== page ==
Approximately 70% of workers in the Costa Rican pineapple industry are Nicaraguan migrants. These migrant workers are the secret to Costa Rica’s pineapple success, providing a cheaper and more flexible workforce. Many have no official papers or visas leaving them particularly vulnerable to the power of their employers, who can sack and deport them at any sign of trouble, i.e., if they complain about working conditions or join a trade union.
Around 50% of workers on Costa Rican pineapple plantations are hired through subcontractors who provide a flexible, low paid and non-unionised workforce. They also allow the producing companies to avoid direct responsibility for ensuring adequate working conditions in line with national and international labour laws.
Most workers do receive a salary above the national minimum wage but may have to work up to 14 hours a day, 6 days a week to earn this salary. Many pineapple workers earn around half of what they deem to be a ‘living wage’.
Pineapple companies increasingly prefer to employ men due to the ‘high costs’ associated with employing women, such as maternity pay. For those women that have secured work the conditions can be very difficult, such as discrimination and, in some cases, sexual harassment. The long working hours are particularly challenging for women who are left with no spare time to care for the family and household.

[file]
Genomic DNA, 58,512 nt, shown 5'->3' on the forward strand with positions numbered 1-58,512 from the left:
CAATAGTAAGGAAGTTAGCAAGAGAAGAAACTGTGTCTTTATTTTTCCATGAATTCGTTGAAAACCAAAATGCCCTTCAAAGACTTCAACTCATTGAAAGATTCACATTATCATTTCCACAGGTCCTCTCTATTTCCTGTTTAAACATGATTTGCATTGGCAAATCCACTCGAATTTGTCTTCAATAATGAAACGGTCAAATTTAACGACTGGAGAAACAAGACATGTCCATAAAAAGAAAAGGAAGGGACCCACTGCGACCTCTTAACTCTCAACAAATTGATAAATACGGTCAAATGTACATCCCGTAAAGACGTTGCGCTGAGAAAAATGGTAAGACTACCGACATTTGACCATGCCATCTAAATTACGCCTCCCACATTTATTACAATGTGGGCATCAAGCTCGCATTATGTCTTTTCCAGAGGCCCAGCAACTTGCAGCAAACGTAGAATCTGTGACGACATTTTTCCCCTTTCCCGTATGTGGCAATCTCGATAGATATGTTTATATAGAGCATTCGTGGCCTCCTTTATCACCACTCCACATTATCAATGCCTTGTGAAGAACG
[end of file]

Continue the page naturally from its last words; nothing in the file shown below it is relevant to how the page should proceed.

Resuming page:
The level of union organisation is extremely low (about 2%) in the Costa Rican pineapple industry. Union members can face discrimination, persecution and sometimes violence. Anti-union tactics include:
Pineapple production is characterised by large-scale, high-input and monoculture plantations dependent on regular and intense use of a number of toxic agrochemicals. The poor environmental practice of both national and international producers is leading to environmental problems of contamination of local aquifers and ground water, erosion, sedimentation and deforestation.
Many local communities have had their natural sources of drinking water contaminated, for example in the communities of El Cairo, La Francia and Luisiana in the Southern Atlantic zone of Costa Rica where over 6,000 people have to rely on government tanks to deliver drinking water supplies to the affected region. Health impacts such as skin diseases, respiratory problems, gastric illnesses and birth defects have been reported in local communities.
Despite national and international campaigns to halt the damaging expansion of pineapple production and hold companies responsible for their actions, environmental regulations continue to be violated; the pineapple companies’ economic and political power secures their impunity.
Photo: Migrant worker’s family, Costa Rica pineapple plantation
Environmental damages, Costa Rica 2008